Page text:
Working with Magnetic Fields In NDT
Introduction to occupational EMF safety
The International Commission on Non-Ionizing Radiation Protection (ICNIRP) was founded in 1992 – A global body of experts specialized in non-ionizing radiation protection which was assembled to issue guidance on EMF safety. ICNIRP consider the risks posed by low frequency non-ionising radiation like magnetic fields used in NDT.
Since then derivatives of ICNIRP guidelines have been then adopted by different nations and unions and written into law through enforceable health and safety directives. Not all the directives are the same - Some use slightly different methodologies or limits. However irrespective of this, many work place directives can be traced back to 3 publications:
- European Directive 1999/519/EC
- ICNIRP 2009 Guidelines ‘on Limits of Exposure to Static Magnetic Fields’
- ICNIRP 2010 Guidelines ‘For Limiting Exposure to Time-Varying Electric and Magnetic Fields (1Hz – 100kHz)
Within the UK - The Control of Electromagnetic Fields at Work Regulations (CEMFAW) 2016
With the UK’s decision to leave the EU The Control of Electromagnetic Fields at Work Regulations (CEMFAW) 2016 came into effect on the 1st of July 2016. This directive is intended to supplement Health and Safety at Work etc. Act 1974 to limit low frequency non-ionising radiation exposure to those in a work place.
CEMFAW Regulation 2016 describe Actions Levels (ALs), named because if exceeded further action is necessary; to either reduce exposure or establish compliance with a second tier of values called Exposure Limit Values (ELVs).
Limitation on exposure to electromagnetic fields
An employer must ensure that employees are not exposed to electromagnetic field levels in excess of the ELVs described in CEMFAW Regulation 2016.
Exposure may exceed the sensory effect ELVs during work activities in respect of which the employer has taken the applicable safety measures set out in the directive schedules.
However exposure must not exceed the health ELVs to to protect personnel at against established adverse health effects associated with magnetic fields
Where can I read the UK EMF directive?
Within the EU - European Directive 2013/35/EU
As of the 1st July 2016 the European Directive 2013/35/EU came into effect which outlines the minimum health and safety requirements regarding the exposure of workers to the risks arising from electromagnetic fields (EMF) and is legally enforceable within all EU member states.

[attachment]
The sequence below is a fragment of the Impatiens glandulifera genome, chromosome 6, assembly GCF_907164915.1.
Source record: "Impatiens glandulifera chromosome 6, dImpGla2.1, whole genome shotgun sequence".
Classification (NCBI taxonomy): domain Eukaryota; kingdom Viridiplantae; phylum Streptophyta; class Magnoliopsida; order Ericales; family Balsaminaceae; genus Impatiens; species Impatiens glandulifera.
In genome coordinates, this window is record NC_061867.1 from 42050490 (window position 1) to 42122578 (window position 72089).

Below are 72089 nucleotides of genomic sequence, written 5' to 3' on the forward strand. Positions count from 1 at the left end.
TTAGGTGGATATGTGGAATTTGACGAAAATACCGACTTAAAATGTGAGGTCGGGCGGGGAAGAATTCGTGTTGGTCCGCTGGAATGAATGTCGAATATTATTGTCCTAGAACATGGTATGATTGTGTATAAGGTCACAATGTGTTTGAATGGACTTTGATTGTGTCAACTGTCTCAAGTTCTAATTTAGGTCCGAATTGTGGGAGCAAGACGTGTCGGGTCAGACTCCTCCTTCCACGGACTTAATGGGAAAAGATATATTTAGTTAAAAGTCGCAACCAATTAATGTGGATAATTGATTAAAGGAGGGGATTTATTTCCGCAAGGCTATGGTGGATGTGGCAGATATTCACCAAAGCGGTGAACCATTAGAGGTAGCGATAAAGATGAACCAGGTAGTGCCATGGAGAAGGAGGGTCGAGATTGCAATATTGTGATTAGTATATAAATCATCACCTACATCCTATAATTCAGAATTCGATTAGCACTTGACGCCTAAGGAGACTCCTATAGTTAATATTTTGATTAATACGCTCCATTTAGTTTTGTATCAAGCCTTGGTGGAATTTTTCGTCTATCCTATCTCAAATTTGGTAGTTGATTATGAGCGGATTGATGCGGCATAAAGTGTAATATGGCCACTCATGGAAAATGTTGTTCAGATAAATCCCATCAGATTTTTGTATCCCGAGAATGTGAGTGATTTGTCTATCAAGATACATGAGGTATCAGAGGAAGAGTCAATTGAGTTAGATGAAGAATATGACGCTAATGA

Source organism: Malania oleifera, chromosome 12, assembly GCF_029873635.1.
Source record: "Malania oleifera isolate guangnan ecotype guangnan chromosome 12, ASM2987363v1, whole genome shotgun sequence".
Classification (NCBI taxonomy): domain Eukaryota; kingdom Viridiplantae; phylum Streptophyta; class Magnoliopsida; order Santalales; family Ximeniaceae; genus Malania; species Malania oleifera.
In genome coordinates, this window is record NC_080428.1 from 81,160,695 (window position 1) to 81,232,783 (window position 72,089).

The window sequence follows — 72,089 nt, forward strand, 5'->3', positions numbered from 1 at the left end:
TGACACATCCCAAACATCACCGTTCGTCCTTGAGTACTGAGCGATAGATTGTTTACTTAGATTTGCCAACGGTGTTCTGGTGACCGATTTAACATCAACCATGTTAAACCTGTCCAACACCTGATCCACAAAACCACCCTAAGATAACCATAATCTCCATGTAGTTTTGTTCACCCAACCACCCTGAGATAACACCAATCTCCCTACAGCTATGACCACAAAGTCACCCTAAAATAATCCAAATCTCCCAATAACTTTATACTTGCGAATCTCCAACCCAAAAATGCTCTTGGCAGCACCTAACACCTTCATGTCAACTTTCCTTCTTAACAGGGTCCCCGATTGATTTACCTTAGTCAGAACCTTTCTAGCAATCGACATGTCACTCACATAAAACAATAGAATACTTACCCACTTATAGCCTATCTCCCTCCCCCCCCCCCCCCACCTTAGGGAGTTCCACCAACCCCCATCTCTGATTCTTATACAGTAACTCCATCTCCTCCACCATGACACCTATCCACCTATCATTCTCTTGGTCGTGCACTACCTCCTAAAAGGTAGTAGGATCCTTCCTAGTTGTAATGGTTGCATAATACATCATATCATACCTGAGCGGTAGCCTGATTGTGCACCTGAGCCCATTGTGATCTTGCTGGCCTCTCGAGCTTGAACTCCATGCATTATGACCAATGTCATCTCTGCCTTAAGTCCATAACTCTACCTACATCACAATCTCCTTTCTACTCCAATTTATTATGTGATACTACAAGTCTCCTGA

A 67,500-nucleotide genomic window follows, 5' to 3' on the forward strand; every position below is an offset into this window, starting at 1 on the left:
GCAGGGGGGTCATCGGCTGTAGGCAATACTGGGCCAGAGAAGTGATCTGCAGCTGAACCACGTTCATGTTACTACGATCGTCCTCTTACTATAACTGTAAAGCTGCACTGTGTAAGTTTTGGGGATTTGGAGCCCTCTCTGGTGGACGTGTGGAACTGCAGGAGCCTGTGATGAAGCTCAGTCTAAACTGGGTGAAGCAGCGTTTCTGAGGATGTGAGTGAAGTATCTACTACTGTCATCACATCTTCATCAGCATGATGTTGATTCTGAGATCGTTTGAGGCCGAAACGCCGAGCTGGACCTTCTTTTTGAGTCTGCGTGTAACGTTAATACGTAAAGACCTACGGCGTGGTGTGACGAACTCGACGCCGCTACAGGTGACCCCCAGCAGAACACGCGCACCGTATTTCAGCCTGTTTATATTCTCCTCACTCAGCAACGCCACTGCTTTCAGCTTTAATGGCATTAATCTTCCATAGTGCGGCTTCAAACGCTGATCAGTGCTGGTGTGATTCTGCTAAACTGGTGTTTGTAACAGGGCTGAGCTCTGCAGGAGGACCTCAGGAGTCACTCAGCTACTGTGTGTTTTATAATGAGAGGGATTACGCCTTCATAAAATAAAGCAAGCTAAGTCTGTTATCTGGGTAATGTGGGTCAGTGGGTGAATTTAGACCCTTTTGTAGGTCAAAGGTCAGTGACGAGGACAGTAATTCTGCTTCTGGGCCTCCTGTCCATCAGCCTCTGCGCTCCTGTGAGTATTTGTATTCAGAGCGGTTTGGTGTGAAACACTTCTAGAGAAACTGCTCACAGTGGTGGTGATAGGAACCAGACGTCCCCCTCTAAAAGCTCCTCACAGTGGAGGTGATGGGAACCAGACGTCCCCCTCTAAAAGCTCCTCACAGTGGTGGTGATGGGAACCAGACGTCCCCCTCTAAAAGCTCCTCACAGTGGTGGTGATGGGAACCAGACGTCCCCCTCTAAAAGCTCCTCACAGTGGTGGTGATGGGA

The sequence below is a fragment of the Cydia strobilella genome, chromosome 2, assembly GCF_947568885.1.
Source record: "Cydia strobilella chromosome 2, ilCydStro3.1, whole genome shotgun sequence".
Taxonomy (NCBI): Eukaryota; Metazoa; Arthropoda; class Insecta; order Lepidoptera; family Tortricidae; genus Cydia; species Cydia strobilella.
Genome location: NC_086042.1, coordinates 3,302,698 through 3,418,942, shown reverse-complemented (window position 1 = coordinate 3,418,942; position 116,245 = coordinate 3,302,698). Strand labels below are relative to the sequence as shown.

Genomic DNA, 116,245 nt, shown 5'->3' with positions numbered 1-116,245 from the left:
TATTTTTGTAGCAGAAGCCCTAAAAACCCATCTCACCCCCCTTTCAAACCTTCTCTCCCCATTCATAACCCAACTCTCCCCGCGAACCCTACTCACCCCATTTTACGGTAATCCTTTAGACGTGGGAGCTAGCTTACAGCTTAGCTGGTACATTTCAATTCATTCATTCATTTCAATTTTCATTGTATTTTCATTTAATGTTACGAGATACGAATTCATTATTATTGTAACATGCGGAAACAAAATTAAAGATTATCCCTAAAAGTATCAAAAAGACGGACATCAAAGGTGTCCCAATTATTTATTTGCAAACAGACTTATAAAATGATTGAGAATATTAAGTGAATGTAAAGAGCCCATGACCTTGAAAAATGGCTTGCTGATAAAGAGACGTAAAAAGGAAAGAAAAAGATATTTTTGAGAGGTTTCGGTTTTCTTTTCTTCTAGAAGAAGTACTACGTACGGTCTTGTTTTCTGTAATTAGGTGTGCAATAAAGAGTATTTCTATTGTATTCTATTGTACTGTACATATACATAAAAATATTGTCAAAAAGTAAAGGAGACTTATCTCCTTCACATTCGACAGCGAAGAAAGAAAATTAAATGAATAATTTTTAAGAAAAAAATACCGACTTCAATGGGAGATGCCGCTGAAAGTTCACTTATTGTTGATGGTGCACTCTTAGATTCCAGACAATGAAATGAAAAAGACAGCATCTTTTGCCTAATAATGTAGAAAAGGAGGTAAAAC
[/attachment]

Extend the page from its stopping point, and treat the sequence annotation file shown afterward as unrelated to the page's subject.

Where can I read the EU EMF directive?
What does this mean practically?
Equipment generating electromagnetic fields should be risk assessed and employers must take necessary actions to ensure the risks arising from EMF at the workplace are eliminated or reduced to a minimum.
What are the risks?
While there is presently no conclusive evidence supporting any long term health impacts from low frequency EMF exposure, the directive lists a number of short term health and safety concerns.
- Localised tissue heating
- Muscle stimulation
- Interference with medical equipment
- Projectile risk
- Fire and explosive risk
Magnetic Field Survey Service
Johnson & Allen make risk assessment easy - We now offer an in-house magnetic field survey service for any location in the UK.
Our professional engineers perform a full risk assessment for equipment (or premises) by taking a number of field measurements using equipment specially designed for determining compliance with the relevant directives.
Johnson & Allen will then produce a full report including the results, a conclusion and list a number of recommendations to pragmatically reduce EMF exposure and give employers and operators peace of mind.
What equipment produces EMF?
In theory any piece of electrical equipment or magnet.
Of course in reality most general electrical products do not produce EMF emissions any where near the action levels listed in the directive. However MPI necessitates the use of strong magnetic fields to find defects.
Thus attention should be given to equipment such as:
- MPI Bench Units
- Power Packs
- Permanent Magnets
- Bespoke Units
What else is Johnson & Allen doing?
While Johnson & Allen makes every effort to provide accurate information for our standard products the nature of MPI and engineering in general creates the need to risk assess in-situ.
Employers should consider:
- How MPI equipment is used
- Exposure time to EMF and shift patterns
- Two or more pieces of equipment in proximity may behave differently
- Through-traffic near to inspection areas
- The impact of EMF on the other side of walls or partitions
- Equipment performance may change over time
Johnson & Allen will continue to update their product literature but we suggest customers with concerns or unanswered questions email our Sheffield head office at:firstname.lastname@example.org